In other words, Mom is able to teach at so many grade levels because she has an effective and efficient system in place and she makes sure it stays organized.

It also probably has something to do with the fact that when most people realize that teaching this many kids at home is supposedly impossible, she got distracted and forgot to have that realization. She’s like that sometimes.

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Chicken Gum! (What the Clan does with free chickens)

The Clan has been known to accept free things.

We are frequently the recipients of any leftover food from family gatherings. In the fall keep our ears pricked for any mention of neighbors with extra apples or pears on their trees—we’ll pick them ourselves, but there’s no way we could can the 200+ quarts of applesauce we need to get through the year just off our one tree.

We also take venison shot by neighbors and nearby relatives who are only interested in the trophy, and we willingly accept overflow garden produce from people whose squash or cucumbers have gone completely bonkers. And our chicken-owning neighbors frequently use us to dispose of their surplus egg supply, which doesn’t both us in the slightest.

Last but not least, we also accept unwanted surplus chickens.

Basically, we’re always in the market for free food. I’m sure you can understand why.

Over the past 8 or so years, we’ve turned into the drop-off site for all the unwanted poultry in the area. Mom gets called a couple times a year by chicken-owning neighbors who want to know if she wants to come pick up their latest batch of crabby old hens or surplus roosters.

The answer is, of course, always yes. Even if we don’t need any more roosters at the moment, they fit into jars just as well as hens do. We’re ready to throw a couple cat carriers in the back of the truck and go collect some disgruntled chickens any old day.

In addition to being a big, crabby rooster, Goldilocks here had the once-in-a-lifetime experience of spending a couple days in the house recuperating from losing his tail feathers to a dog that hadn’t learned not to mess with the chickens. This experience was never repeated (by the rooster or by the dog).

Of course, one of the terms and conditions of the Hansen Home for Reject Chickens is that we do not accept chickens of particular sentimental value to their previous owners. We’re not in the rehoming business. If a hen doesn’t lay and a rooster doesn’t keep the hens in line, then there’s really only one other place for them.

If you really wanted those four young roosters to live out their full, entire lives, you really shouldn’t have given them to us.

These little frou-frou roosters are rapidly approaching the “ready-for-canning” end of the Chicken Spectrum.

In the end, most of the birds that come to live at our house will find their way into jars at some point. Regardless of whether they were originally donations, ones we bought as chicks, or hatched from our incubator, the end destination of all Clan chickens is a quart canning jar. We’re not very sentimental about our chickens.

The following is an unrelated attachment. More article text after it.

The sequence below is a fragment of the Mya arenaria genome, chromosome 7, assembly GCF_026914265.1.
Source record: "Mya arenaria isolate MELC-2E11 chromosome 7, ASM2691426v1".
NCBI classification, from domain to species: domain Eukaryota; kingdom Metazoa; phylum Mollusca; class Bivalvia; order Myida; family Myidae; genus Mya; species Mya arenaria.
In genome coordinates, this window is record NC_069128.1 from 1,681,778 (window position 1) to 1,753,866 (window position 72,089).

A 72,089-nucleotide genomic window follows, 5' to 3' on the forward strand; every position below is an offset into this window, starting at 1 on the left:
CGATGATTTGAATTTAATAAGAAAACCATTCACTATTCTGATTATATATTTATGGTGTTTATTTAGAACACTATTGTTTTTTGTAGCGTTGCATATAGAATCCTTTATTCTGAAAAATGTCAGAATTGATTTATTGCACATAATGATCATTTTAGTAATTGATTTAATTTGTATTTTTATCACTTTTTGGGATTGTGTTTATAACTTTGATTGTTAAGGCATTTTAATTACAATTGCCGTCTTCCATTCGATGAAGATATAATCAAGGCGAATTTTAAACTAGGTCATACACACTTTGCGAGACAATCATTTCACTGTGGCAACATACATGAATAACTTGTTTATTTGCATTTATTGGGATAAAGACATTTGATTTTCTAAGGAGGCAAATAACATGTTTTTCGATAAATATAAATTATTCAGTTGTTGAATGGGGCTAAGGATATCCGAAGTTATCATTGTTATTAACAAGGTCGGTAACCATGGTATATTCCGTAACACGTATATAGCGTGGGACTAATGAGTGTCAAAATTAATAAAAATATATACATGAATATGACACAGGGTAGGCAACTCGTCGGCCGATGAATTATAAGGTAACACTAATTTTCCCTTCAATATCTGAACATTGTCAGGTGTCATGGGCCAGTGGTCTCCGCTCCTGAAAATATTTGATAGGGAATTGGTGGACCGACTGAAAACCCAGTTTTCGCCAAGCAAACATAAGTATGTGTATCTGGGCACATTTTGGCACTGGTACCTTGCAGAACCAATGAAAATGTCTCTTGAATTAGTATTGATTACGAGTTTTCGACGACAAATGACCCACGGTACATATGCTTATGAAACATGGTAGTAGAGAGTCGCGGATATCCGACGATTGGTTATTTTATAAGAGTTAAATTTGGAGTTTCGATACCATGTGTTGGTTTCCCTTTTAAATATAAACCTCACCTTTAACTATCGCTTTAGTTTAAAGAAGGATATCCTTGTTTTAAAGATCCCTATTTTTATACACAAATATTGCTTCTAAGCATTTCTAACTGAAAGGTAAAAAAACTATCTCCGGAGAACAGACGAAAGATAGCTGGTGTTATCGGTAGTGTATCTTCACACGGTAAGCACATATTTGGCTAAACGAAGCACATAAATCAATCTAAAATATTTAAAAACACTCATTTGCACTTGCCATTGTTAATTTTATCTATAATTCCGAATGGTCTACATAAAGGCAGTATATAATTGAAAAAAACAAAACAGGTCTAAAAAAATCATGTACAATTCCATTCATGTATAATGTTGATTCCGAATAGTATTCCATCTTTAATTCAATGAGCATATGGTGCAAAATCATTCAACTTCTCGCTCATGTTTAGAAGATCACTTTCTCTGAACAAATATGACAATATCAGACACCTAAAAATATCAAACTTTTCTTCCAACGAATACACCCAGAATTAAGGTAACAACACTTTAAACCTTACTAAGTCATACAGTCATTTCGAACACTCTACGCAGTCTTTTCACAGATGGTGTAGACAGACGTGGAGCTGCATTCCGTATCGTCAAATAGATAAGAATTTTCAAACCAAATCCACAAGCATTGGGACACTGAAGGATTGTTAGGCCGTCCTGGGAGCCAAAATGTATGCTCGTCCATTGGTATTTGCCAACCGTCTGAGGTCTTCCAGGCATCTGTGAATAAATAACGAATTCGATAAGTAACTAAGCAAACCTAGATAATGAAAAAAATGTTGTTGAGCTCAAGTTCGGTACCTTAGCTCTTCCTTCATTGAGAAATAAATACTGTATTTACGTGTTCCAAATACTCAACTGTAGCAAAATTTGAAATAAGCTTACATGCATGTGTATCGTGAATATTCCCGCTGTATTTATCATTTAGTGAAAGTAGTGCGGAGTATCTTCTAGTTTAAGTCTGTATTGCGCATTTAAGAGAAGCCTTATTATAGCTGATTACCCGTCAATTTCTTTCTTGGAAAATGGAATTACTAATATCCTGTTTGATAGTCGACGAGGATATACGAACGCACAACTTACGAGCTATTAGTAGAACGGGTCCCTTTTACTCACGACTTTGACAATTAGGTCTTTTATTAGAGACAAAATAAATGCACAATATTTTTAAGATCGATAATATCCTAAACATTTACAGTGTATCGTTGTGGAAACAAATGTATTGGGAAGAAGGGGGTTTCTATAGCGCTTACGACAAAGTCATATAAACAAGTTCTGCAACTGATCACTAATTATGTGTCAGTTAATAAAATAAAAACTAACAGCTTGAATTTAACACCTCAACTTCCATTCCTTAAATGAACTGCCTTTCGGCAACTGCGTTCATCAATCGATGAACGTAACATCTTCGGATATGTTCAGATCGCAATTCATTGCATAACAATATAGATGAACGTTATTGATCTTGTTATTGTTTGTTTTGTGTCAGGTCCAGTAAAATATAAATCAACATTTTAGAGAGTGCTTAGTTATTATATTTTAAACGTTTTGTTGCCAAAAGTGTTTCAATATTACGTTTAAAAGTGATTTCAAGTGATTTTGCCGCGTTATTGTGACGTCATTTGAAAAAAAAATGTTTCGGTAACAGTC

But one of the fun things about free chickens is that you never know what you’re going to get. Sometimes it’s a handful of old crabby hens or a big cranky rooster. Other times we get a motley collection of all the young and inexperienced roosters that didn’t have the size or the gumption to beat up the ruling rooster at whatever chicken house they came from. Years of experience have taught us that crabby old hens and wimpy young roosters don’t mix well.

Most of the free hens in our coops are of the old and crabby variety, and each of our three chicken sheds has a rigid pecking order in place—reinforced by, well, pecking. Turns out that in addition to being pretty stupid, chickens are also mean, especially the hens.

But most of our free roosters are of the young and terrified variety. The roosters we keep have to be big tough guys who will whip those bossy girls into shape. Shrimpy, non-assertive roosters who haven’t even grown into their spurs and tail feathers just don’t cut it around here. This means that young roosters at the Hansen Home for Reject Chickens have a relatively short lifespan. And this brings us to the second fun part about free chickens.

Eventually, all our free chickens are going to end up in a jar and later reappear in hotdishes or on chicken melts (chicken and mayo on bread, sprinkled with cheese and broiled in the oven until black or we remember to take them out). Since it never pays to be particularly picky around here, we eat ‘em and like ‘em. But the fact remains that old hens are pretty tough, and although young roosters are less likely to be stringy, they’re still not the tenderest birds alive.

Sometimes if you disguise it enough with squash and ranch dressing in our infamous chicken ranch hotdish, you don’t notice the extra chew. Other times we have chicken gum for supper and that’s all there is to it.

Posted in food Tagged with: , , , ,